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Analyzing Nextstrain Data with WFR Newick Functions (COVID-19/SARS-CoV-2)

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MODERATOR NOTE: coronavirus resources & updates: https://wolfr.am/coronavirus


While we at Wolfram have been providing updated computable genetic and protein resources corresponding to the resources provided by the National Center for Biotechnology Information (NCBI), these aren't the only sources of great genetic information. There are even more comprehensive sources in databases shared in worldwide collaboration between medical researchers. Although this genetic information cannot be distributed to the general public for a variety of reasons, fortunately one great source does share derived analysis. This post will show you some initial ways to analyze the Nextstrain COVID-19 data through Wolfram technology, and we hope you can develop these further to satisfy your own curiosity.

The primary data resources provided by Nextstrain are its Newick trees. Newick is a format for expressing phylogenetic trees in terms of nested branches with distances. Here is a trivial example shown with an imported result and dendrogram using the ImportNewickString and NewickDendrogram WFR functions: Newick demo usage example

We observe that the nodes b and c are at the same depth, given that they are the same overall distance from the root (4+1 and 5 respectively).

The first Newick tree provided by Nextstrain is a genetics-driven clustering that does not take the collection date into account. This Nextstrain COVID-19 data is provided from a link at the bottom of the Nextstrain global page: Nextstrain tree import

This tree, having the recorded COVID-19 history, could rather large. Let's see how big a graph that generates if we include all of the intermediate nodes: Newick node count

While the NewickDendrogram function can plot such a tree legibly, it is very large with corresponding navigational difficulties. Though it's impractical to be shown here, feel free to try it on your own machine:

Commented full Nextstrain dendrogram

Instead, what we can do is show the tree up to a given level of nesting, truncated recursively from the root: Truncate full Nextstrain from root

In this tree, all of the non-strain nodes are of the form NODE_<number>. If we'd like to look further into the tree, we can find such a node and similarly display a truncated subset of it: Find Newick node

Nextstrain also provides Newick trees which incorporate collection timing into their distance assessments to better track the history of strain development: Nextstrain time tree import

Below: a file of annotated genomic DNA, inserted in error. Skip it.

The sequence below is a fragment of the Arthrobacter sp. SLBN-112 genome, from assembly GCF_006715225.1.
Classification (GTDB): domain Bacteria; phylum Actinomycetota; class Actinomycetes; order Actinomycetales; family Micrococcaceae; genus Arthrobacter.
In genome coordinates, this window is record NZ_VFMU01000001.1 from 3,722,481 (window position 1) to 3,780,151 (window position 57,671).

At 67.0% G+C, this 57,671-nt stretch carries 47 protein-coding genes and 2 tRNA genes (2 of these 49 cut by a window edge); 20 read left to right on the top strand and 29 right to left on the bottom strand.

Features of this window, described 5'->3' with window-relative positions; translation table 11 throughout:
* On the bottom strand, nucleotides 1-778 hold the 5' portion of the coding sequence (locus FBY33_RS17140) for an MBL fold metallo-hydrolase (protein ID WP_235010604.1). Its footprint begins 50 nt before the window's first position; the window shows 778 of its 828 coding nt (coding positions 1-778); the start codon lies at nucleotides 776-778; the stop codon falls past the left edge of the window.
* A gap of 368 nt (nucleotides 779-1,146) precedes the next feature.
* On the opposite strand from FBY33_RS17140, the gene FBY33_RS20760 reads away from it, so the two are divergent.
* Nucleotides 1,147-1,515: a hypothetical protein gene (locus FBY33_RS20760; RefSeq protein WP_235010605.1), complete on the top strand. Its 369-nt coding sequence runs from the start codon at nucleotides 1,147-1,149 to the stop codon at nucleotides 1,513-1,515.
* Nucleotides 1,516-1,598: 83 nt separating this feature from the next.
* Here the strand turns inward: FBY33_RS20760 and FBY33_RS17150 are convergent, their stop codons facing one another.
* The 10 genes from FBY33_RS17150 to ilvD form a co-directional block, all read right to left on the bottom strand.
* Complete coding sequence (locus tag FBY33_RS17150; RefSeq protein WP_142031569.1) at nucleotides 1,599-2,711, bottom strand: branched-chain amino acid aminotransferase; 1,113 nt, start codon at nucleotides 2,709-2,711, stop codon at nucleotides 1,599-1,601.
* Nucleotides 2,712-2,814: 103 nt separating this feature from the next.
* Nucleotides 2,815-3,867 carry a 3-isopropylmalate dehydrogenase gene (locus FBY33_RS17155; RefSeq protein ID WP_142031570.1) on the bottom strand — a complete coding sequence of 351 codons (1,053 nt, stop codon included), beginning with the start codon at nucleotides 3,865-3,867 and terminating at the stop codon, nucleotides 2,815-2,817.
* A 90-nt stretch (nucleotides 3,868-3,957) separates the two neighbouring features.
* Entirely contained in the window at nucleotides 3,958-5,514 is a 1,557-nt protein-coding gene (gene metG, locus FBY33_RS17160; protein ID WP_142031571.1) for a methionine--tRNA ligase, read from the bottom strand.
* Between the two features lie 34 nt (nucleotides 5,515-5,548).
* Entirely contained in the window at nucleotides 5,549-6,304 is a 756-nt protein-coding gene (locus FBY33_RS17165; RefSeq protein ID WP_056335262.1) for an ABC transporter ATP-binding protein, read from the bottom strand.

In addition to these trees, quite a bit of metadata is supplied for each strain, which is easy to enrich with semantics: Strain metadata SemanticImport

Using this metadata, let's try to show a bit of how the virus spread. First, let's construct an association from the strain to the administrative division: Strain to Administrative Division lookup

By mapping the strains to administrative division and using a queue to create a breadth-first traversal of the time tree, we build a rough approximation of the progression of the spread of COVID-19: enter image description here

We can plot this spread on a map, approximating the first fifty regional links of the viral progression: First fifty links map

Via a manipulate, we can get an overall feel of the progression at different stages: Manipulate for spread map

Finally, let's take the opportunity to give credit for these resources. First, let's import the authors who have submitted the data. This file is one of the means by which they are given credit for providing their data to coordinated epidemiological efforts: Author Dataset

We see that this Dataset currently incorporates 3529 strains: Strain total

We see that the number of strains submitted per lab has a flat tail, with about half of the data be provided by the 10% most prodigious authors: Author contribution percentages

Of course, we should conclude by crediting these resources themselves:

Hadfield et al, Nextstrain: real-time tracking of pathogen evolution, Bioinformatics (2018)

Sagulenko et al, TreeTime: Maximum-likelihood phylodynamic analysis, Virus Evolution (2017)

We look forward to seeing what further work you might undertake given the functionality shown here, as well as other Wolfram Language phylogenetic resources!

(Thanks to M.T., D.L., and C.P. for reviews of a draft of this post. While it is better for their comments, any remaining errors or omissions are my own.)

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